Dalen and her colleague, research scientist Janet L. Brody, are devising a pilot program for adolescents based on the beta mindful eating program that the Castillos and other local adolescents and their families completed this past fall.

Families with an overweight teenager are invited to participate in a study of mindful eating. The program is designed to promote weight loss while bringing a greater enjoyment and balance to eating. It aims also to reduce stress and manage emotions during the eight-week course, which teaches mindfulness techniques. For more information, visit ori.org/feast.

At the end of the program’s three years, it will have served about 110 individuals directly, but its scope is broader because the program can be implemented across the country, says Dalen.

“It’s really a family frame. Even in the closest families there can be issues around eating,” she adds. “Adolescents don’t want to be watched. They want to make their own choices. Families play a large role in behavior, but adolescents are learning to be more autonomous, more independent. Sometimes food is the only control adolescents feel they have in their families.”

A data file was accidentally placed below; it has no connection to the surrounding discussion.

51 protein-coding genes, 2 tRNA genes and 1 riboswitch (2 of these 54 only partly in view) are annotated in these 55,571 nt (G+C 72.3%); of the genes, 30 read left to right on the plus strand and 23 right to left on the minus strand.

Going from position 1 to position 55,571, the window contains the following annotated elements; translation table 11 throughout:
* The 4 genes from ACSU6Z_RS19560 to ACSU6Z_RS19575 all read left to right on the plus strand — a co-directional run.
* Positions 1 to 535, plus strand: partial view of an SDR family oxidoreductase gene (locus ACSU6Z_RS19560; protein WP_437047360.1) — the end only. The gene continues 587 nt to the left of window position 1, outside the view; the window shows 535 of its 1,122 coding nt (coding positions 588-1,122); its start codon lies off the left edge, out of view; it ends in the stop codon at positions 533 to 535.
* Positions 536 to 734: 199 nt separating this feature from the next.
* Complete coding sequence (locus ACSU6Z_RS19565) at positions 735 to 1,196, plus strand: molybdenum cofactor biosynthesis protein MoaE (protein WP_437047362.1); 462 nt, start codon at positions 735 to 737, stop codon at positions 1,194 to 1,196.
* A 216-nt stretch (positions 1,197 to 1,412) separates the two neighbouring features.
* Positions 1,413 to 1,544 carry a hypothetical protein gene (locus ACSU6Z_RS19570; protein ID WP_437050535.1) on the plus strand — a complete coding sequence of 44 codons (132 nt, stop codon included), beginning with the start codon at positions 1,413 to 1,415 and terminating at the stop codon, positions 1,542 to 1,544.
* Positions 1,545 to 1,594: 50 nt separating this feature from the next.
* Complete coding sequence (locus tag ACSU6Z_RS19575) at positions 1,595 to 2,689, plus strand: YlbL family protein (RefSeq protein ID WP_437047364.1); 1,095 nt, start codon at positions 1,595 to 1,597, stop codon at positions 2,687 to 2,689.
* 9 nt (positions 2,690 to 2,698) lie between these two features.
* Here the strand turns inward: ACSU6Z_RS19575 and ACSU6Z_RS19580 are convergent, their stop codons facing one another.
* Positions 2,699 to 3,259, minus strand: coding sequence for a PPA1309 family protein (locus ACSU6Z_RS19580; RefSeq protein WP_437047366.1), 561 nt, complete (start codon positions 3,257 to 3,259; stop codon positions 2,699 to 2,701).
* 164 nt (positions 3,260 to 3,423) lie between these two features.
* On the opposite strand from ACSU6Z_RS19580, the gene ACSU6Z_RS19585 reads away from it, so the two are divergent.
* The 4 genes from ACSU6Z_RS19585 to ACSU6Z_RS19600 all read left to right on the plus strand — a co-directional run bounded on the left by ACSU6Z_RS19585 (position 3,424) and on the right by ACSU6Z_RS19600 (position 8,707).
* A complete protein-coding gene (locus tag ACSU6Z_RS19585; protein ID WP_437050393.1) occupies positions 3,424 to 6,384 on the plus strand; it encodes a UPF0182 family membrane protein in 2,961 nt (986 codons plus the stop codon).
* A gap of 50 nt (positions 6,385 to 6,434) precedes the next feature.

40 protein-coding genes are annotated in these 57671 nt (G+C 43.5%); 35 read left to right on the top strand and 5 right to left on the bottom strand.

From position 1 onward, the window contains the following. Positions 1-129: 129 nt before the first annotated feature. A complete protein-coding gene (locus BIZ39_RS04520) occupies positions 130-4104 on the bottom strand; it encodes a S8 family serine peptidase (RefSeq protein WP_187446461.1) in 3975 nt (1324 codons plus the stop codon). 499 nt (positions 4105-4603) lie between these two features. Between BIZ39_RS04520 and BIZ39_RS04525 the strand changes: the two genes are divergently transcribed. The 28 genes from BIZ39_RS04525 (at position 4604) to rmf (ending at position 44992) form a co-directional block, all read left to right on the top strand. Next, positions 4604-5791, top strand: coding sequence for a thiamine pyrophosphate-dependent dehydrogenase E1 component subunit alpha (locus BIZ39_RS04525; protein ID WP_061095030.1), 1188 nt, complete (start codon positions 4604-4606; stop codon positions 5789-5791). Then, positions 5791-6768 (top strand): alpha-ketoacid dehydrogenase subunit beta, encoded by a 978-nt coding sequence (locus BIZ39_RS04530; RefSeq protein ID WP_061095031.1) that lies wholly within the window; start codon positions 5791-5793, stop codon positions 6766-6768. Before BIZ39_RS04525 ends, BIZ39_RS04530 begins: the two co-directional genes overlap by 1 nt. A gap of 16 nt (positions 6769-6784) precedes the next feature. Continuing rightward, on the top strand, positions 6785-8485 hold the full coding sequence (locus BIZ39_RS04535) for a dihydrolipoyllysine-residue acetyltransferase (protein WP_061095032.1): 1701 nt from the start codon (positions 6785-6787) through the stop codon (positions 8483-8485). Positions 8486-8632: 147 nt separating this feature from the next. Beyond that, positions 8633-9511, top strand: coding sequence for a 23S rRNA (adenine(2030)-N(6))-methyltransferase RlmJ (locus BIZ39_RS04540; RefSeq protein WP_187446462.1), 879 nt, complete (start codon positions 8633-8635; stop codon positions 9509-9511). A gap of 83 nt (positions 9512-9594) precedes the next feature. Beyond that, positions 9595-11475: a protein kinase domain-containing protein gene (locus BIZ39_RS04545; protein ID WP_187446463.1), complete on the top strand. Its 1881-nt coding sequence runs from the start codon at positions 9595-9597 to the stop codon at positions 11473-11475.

What the studies say

Past studies of mindful eating, including a 2009 UNM study called MEAL, or mindful eating and living, show that adult participants lost weight, better controlled food-related anxiety behaviors like binge eating or purging and reduced stress. Markers for inflammation also declined in the UNM study.

Researchers around the country are scrambling to understand how to turn the tide of obesity for adolescents, Dalen says.